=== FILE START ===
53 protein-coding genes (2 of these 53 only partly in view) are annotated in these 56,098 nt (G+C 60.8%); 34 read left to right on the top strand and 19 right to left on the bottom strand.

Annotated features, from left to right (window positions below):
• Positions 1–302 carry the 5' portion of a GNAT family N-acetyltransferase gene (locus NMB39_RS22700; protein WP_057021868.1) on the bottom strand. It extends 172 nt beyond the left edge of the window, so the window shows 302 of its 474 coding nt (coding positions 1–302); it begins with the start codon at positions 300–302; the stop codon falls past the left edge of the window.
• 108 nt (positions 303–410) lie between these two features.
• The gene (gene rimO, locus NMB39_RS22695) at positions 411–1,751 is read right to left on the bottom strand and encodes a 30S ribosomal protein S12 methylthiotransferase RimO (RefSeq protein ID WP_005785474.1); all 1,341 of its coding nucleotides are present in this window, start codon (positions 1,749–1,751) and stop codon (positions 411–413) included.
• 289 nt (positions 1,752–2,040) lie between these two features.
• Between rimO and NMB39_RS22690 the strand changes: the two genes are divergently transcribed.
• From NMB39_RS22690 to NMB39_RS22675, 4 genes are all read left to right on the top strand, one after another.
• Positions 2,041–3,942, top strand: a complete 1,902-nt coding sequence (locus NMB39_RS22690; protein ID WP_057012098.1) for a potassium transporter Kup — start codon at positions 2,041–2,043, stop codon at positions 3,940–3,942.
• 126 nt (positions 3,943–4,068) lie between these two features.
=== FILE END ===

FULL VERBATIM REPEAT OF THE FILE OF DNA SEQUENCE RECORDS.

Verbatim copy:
53 protein-coding genes (2 of these 53 only partly in view) are annotated in these 56,098 nt (G+C 60.8%); 34 read left to right on the top strand and 19 right to left on the bottom strand.

Annotated features, from left to right (window positions below):
• Positions 1–302 carry the 5' portion of a GNAT family N-acetyltransferase gene (locus NMB39_RS22700; protein WP_057021868.1) on the bottom strand. It extends 172 nt beyond the left edge of the window, so the window shows 302 of its 474 coding nt (coding positions 1–302); it begins with the start codon at positions 300–302; the stop codon falls past the left edge of the window.
• 108 nt (positions 303–410) lie between these two features.
• The gene (gene rimO, locus NMB39_RS22695) at positions 411–1,751 is read right to left on the bottom strand and encodes a 30S ribosomal protein S12 methylthiotransferase RimO (RefSeq protein ID WP_005785474.1); all 1,341 of its coding nucleotides are present in this window, start codon (positions 1,749–1,751) and stop codon (positions 411–413) included.
• 289 nt (positions 1,752–2,040) lie between these two features.
• Between rimO and NMB39_RS22690 the strand changes: the two genes are divergently transcribed.
• From NMB39_RS22690 to NMB39_RS22675, 4 genes are all read left to right on the top strand, one after another.
• Positions 2,041–3,942, top strand: a complete 1,902-nt coding sequence (locus NMB39_RS22690; protein ID WP_057012098.1) for a potassium transporter Kup — start codon at positions 2,041–2,043, stop codon at positions 3,940–3,942.
• 126 nt (positions 3,943–4,068) lie between these two features.